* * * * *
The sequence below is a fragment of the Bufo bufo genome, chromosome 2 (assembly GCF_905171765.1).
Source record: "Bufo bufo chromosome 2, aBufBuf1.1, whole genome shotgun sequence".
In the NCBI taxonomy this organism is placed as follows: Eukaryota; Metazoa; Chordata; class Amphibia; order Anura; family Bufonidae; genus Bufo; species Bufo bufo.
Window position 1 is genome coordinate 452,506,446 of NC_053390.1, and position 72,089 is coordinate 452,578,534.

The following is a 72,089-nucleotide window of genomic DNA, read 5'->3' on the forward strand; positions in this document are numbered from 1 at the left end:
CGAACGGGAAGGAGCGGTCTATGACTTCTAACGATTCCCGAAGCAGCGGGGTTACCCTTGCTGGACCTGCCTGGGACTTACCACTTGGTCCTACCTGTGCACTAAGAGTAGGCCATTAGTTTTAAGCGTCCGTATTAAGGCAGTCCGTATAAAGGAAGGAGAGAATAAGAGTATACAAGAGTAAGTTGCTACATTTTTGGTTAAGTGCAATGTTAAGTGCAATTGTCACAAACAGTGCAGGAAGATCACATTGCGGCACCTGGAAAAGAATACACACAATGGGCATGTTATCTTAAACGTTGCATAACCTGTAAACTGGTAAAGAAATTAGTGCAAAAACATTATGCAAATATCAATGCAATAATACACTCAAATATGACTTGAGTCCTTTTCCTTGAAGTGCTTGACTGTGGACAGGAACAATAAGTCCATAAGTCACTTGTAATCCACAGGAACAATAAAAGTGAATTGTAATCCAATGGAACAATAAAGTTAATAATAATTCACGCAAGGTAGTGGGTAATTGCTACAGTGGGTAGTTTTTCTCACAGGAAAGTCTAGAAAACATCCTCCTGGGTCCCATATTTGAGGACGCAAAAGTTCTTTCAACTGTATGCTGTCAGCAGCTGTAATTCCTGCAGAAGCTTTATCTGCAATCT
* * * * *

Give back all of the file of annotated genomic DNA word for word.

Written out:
The sequence below is a fragment of the Bufo bufo genome, chromosome 2 (assembly GCF_905171765.1).
Source record: "Bufo bufo chromosome 2, aBufBuf1.1, whole genome shotgun sequence".
In the NCBI taxonomy this organism is placed as follows: Eukaryota; Metazoa; Chordata; class Amphibia; order Anura; family Bufonidae; genus Bufo; species Bufo bufo.
Window position 1 is genome coordinate 452,506,446 of NC_053390.1, and position 72,089 is coordinate 452,578,534.

The following is a 72,089-nucleotide window of genomic DNA, read 5'->3' on the forward strand; positions in this document are numbered from 1 at the left end:
CGAACGGGAAGGAGCGGTCTATGACTTCTAACGATTCCCGAAGCAGCGGGGTTACCCTTGCTGGACCTGCCTGGGACTTACCACTTGGTCCTACCTGTGCACTAAGAGTAGGCCATTAGTTTTAAGCGTCCGTATTAAGGCAGTCCGTATAAAGGAAGGAGAGAATAAGAGTATACAAGAGTAAGTTGCTACATTTTTGGTTAAGTGCAATGTTAAGTGCAATTGTCACAAACAGTGCAGGAAGATCACATTGCGGCACCTGGAAAAGAATACACACAATGGGCATGTTATCTTAAACGTTGCATAACCTGTAAACTGGTAAAGAAATTAGTGCAAAAACATTATGCAAATATCAATGCAATAATACACTCAAATATGACTTGAGTCCTTTTCCTTGAAGTGCTTGACTGTGGACAGGAACAATAAGTCCATAAGTCACTTGTAATCCACAGGAACAATAAAAGTGAATTGTAATCCAATGGAACAATAAAGTTAATAATAATTCACGCAAGGTAGTGGGTAATTGCTACAGTGGGTAGTTTTTCTCACAGGAAAGTCTAGAAAACATCCTCCTGGGTCCCATATTTGAGGACGCAAAAGTTCTTTCAACTGTATGCTGTCAGCAGCTGTAATTCCTGCAGAAGCTTTATCTGCAATCT